Films & Architecture: "Manufactured Landscapes"

Edward Burtynsky is a Canadian photographer whose work is focused on industrial (and post- industrial) landscapes. His pictures were so inspiring that moved Jennifer Baichwal in 2004 to record a documentary based on them. The result is an impressive film full of really powerful images that questions the limits between natural and artificial.

It seems to be a premonitory view of the current development issues, where the scale of industrialisation processes is such large that is capable to generate a whole new environment. A totally new landscape.

Let us know about your ideas of these “manufactured landscapes” and what can we do with these spaces afterwards?


Original Title: Manufactured Landscapes Year: 2006 Runtime: 90 min. Country: Canada Director: Jennifer Baichwal Cinematography: Peter Mettler Soundtrack: Dan Driscoll Cast: Edward Burtynsky


The film involves the photographs and videos of photographer and visual artist Ed Burtynsky’s trip through landscapes that that have been altered by large-scale human activity, captured with Super-16mm film. Most of the photographs featured in the film are pieces that are exhibited all over the world are taken with a “large format field camera on large 4×5-inch sheet film and developed into high-resolution, large-dimension prints (of approximately 50×60 inches)” While some would some call the his work beautiful, his main goal was to challenge notions while raising questions about the of interplay of environmental ethics and aesthetics.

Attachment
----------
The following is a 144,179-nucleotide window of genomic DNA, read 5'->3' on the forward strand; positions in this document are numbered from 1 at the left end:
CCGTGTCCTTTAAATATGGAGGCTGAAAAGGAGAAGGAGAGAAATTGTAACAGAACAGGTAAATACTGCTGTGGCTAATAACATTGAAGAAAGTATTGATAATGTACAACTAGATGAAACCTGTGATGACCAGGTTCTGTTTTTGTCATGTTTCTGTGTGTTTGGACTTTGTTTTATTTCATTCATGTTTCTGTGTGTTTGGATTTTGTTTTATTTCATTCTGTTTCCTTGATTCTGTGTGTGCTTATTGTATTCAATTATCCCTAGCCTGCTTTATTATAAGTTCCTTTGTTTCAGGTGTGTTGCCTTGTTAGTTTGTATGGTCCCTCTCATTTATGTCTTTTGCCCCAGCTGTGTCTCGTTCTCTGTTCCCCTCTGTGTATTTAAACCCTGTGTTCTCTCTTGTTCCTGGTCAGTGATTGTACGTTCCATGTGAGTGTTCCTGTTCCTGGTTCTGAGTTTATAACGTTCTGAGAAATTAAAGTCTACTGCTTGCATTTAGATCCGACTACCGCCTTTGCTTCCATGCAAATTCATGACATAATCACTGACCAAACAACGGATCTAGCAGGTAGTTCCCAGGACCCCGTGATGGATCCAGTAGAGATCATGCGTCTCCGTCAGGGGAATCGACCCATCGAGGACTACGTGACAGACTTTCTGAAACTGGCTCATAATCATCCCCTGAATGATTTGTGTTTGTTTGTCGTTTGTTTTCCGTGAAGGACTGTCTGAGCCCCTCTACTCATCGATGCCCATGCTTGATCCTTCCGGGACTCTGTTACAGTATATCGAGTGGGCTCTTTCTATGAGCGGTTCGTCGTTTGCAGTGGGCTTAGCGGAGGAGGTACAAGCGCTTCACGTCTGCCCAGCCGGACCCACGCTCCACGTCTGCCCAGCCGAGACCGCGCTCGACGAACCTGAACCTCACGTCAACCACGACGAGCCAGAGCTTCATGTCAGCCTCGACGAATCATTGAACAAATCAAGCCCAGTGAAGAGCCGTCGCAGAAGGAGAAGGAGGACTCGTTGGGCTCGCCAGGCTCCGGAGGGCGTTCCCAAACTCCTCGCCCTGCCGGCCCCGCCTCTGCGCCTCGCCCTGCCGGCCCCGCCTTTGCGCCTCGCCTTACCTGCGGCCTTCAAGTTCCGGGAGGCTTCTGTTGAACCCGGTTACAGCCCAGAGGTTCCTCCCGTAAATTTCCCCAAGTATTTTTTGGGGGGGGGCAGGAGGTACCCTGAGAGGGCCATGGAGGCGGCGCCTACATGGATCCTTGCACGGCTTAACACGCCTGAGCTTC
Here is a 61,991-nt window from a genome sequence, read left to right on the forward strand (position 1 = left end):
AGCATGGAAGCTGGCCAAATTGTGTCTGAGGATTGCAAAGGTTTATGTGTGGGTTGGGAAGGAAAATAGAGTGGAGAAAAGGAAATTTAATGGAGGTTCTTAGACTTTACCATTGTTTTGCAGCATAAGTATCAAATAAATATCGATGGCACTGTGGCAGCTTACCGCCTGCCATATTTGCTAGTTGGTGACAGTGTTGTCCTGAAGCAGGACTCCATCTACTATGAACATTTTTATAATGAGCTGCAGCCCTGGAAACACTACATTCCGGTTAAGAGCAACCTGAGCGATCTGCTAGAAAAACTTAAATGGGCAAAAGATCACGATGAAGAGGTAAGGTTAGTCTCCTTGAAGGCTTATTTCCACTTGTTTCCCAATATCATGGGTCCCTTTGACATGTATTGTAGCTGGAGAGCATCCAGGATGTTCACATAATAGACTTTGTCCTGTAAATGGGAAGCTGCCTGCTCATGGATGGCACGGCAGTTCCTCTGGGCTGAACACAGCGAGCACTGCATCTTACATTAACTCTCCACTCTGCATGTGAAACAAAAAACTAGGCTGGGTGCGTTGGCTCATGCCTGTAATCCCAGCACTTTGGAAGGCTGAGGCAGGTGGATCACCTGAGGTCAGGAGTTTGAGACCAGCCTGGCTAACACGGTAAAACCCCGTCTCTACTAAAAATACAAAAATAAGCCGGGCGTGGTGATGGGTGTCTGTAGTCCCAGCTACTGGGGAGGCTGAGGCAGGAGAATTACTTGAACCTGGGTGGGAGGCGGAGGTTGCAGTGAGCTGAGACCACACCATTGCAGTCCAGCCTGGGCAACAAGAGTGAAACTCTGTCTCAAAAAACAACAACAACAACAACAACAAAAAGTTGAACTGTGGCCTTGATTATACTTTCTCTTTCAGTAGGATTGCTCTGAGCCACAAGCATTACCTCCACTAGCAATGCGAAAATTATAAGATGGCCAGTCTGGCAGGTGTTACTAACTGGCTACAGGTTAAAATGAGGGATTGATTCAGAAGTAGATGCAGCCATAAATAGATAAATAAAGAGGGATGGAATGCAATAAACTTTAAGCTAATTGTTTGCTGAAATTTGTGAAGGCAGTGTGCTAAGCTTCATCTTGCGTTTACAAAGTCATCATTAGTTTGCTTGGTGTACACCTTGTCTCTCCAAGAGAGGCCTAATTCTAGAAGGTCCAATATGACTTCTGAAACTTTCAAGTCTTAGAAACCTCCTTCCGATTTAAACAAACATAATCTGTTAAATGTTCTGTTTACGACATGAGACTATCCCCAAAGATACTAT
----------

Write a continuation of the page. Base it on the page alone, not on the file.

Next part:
The footage was compiled from a trip to China where Burtynsky visited factories which Western society has come to rely on for most of its appliances, including a factory that produces most of the world’s supply of irons, which is one kilometers in length and employ 23.000 workers. The film also features the Three Gorges Dam which, along with being the largest dam in the world, has uprooted more than one million people and flooded 13 cities, 140 towns and 1350 villages since the beginning of its construction in 1994. Unlike most documentaries there is very little commentary which serves to allow the viewer to take in the images and try to make sense of what they’re seeing, while at the same time “it tries to shift our consciousness about the world and the way we live in it”



You can watch the whole documentary here…

Previously posted on this section…

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Cite: Daniel Portilla. "Films & Architecture: "Manufactured Landscapes"" 07 Aug 2012. ArchDaily. Accessed . <> ISSN 0719-8884

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